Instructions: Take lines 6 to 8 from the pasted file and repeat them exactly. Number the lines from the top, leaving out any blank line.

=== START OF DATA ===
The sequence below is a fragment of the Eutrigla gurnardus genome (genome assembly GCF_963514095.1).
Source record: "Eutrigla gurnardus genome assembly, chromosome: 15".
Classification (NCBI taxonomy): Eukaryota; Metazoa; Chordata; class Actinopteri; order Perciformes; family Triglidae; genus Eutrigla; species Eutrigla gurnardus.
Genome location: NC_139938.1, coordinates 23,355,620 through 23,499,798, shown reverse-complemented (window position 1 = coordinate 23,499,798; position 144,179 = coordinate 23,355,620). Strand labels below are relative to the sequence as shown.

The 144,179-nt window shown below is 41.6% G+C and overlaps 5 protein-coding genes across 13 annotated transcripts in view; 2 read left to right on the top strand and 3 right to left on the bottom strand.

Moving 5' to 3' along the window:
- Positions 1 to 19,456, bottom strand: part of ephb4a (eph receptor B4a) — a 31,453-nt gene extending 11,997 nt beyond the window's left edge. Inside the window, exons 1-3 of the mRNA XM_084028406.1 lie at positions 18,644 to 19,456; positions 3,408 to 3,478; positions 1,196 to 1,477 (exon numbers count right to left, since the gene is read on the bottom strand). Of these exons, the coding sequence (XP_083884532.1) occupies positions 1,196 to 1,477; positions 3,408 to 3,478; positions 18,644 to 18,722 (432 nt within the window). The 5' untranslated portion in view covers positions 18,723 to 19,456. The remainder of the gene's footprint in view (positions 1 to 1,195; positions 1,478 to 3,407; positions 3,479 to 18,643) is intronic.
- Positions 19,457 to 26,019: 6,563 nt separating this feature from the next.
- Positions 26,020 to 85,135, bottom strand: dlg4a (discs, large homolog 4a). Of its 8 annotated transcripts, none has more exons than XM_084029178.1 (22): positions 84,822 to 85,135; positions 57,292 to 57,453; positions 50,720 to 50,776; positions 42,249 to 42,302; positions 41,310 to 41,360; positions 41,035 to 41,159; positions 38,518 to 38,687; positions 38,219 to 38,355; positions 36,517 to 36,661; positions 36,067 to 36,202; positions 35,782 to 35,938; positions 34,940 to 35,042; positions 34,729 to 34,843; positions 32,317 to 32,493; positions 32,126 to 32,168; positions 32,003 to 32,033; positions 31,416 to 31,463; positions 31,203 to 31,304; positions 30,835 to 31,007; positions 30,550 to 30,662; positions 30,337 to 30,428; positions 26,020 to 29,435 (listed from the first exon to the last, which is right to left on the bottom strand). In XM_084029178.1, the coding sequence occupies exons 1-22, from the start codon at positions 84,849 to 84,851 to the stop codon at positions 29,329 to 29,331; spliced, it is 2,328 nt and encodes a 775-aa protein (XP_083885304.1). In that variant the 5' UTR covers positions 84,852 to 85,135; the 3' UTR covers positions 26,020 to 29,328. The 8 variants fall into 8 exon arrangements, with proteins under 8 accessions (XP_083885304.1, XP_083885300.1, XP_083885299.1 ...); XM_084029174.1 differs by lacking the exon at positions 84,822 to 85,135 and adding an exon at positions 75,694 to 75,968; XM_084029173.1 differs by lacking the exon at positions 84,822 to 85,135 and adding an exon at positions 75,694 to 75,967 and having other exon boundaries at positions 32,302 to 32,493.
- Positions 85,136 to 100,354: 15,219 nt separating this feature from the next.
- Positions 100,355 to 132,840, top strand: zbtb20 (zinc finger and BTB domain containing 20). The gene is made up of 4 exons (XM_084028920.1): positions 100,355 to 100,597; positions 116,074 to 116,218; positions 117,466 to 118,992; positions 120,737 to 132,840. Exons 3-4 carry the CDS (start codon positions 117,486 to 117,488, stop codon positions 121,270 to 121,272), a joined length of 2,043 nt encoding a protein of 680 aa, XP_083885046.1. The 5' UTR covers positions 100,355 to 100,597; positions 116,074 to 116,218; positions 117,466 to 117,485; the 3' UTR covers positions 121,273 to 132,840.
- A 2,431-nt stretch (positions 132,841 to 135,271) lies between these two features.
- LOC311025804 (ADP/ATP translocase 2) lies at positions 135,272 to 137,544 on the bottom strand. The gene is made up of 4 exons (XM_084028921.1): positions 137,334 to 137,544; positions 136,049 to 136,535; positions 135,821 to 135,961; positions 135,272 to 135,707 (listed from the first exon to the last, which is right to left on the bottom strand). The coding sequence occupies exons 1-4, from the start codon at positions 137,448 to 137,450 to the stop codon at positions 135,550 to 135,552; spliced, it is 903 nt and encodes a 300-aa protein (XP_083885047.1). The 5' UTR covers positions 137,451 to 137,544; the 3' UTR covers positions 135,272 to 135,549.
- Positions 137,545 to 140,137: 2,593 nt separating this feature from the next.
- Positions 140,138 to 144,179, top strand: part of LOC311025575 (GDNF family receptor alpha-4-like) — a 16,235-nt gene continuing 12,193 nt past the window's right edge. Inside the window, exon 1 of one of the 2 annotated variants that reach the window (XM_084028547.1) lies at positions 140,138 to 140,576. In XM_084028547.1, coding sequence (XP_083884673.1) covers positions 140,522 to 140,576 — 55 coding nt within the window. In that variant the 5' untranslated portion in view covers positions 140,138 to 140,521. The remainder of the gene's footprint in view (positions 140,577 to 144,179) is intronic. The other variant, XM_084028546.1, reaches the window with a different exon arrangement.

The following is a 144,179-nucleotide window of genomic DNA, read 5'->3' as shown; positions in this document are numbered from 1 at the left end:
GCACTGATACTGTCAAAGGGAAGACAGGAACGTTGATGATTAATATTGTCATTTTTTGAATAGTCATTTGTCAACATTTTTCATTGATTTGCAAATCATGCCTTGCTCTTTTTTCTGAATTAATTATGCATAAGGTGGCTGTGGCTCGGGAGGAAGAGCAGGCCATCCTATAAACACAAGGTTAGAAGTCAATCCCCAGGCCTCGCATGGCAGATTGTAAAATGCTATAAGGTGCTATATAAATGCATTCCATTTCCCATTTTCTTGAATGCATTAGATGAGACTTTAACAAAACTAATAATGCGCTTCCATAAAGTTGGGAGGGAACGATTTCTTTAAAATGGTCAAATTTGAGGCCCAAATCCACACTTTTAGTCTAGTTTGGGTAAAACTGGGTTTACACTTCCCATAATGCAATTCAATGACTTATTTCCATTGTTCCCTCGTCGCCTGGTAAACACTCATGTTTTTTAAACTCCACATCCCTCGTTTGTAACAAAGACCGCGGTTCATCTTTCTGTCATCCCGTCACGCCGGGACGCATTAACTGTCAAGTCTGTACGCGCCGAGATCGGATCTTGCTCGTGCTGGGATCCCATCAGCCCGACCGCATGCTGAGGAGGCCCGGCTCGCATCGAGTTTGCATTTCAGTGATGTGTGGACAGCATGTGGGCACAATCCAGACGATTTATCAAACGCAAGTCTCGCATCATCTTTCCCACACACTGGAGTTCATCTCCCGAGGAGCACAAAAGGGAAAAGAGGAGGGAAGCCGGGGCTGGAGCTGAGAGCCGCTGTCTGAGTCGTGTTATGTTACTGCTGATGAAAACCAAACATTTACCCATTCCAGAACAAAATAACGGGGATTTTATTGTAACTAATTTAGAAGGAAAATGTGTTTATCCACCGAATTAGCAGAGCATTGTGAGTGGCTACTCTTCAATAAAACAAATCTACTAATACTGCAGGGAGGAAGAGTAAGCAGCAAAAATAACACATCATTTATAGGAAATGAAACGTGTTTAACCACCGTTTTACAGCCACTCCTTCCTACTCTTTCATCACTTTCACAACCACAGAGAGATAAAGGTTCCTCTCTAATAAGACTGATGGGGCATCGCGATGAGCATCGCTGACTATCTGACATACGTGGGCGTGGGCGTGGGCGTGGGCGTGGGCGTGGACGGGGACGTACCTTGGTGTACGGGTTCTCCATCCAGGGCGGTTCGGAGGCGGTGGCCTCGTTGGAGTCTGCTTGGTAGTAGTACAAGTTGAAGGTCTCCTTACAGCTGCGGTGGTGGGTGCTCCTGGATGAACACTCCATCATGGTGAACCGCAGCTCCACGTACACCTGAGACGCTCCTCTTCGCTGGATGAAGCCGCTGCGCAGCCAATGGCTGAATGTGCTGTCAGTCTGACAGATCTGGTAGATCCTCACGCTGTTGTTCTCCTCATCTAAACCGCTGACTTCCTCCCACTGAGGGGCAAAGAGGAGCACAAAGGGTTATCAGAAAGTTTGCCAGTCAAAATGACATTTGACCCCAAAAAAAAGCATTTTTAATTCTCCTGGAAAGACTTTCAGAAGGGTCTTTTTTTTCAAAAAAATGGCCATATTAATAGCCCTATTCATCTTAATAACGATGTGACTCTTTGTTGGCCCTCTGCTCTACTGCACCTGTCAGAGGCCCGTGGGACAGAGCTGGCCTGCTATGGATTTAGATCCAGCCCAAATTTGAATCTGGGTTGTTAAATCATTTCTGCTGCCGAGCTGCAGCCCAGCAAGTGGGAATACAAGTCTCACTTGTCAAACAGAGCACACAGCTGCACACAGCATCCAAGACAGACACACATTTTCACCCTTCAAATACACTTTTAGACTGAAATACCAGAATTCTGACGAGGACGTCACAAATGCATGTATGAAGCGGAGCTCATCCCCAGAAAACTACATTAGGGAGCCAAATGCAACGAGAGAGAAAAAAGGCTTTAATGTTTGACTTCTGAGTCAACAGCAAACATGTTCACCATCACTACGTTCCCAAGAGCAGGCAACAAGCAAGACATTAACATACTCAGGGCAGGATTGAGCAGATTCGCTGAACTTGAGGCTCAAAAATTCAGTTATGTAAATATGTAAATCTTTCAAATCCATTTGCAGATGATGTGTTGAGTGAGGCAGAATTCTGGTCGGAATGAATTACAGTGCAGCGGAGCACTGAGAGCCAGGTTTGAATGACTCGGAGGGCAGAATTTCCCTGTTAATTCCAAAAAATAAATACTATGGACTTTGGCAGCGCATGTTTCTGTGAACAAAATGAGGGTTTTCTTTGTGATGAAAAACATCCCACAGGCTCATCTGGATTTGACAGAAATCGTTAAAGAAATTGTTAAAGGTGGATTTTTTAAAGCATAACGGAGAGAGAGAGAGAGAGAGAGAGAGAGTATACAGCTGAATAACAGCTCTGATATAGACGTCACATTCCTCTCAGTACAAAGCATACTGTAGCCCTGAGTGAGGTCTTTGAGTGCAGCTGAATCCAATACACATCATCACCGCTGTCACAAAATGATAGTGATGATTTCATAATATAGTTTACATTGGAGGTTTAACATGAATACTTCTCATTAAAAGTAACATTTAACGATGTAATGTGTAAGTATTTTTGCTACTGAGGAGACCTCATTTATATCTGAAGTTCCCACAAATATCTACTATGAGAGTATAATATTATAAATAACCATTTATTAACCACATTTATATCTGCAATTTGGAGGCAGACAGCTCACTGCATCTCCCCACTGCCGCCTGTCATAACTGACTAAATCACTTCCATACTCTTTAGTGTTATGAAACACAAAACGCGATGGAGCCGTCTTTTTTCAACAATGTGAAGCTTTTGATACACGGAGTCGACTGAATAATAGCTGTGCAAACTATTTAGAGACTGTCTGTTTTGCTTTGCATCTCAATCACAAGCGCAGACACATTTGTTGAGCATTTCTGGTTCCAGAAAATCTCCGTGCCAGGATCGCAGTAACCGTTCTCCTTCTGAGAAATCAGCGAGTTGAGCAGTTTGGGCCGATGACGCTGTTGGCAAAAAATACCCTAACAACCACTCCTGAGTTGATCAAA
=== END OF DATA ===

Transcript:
Moving 5' to 3' along the window:
- Positions 1 to 19,456, bottom strand: part of ephb4a (eph receptor B4a) — a 31,453-nt gene extending 11,997 nt beyond the window's left edge. Inside the window, exons 1-3 of the mRNA XM_084028406.1 lie at positions 18,644 to 19,456; positions 3,408 to 3,478; positions 1,196 to 1,477 (exon numbers count right to left, since the gene is read on the bottom strand). Of these exons, the coding sequence (XP_083884532.1) occupies positions 1,196 to 1,477; positions 3,408 to 3,478; positions 18,644 to 18,722 (432 nt within the window). The 5' untranslated portion in view covers positions 18,723 to 19,456. The remainder of the gene's footprint in view (positions 1 to 1,195; positions 1,478 to 3,407; positions 3,479 to 18,643) is intronic.
- Positions 19,457 to 26,019: 6,563 nt separating this feature from the next.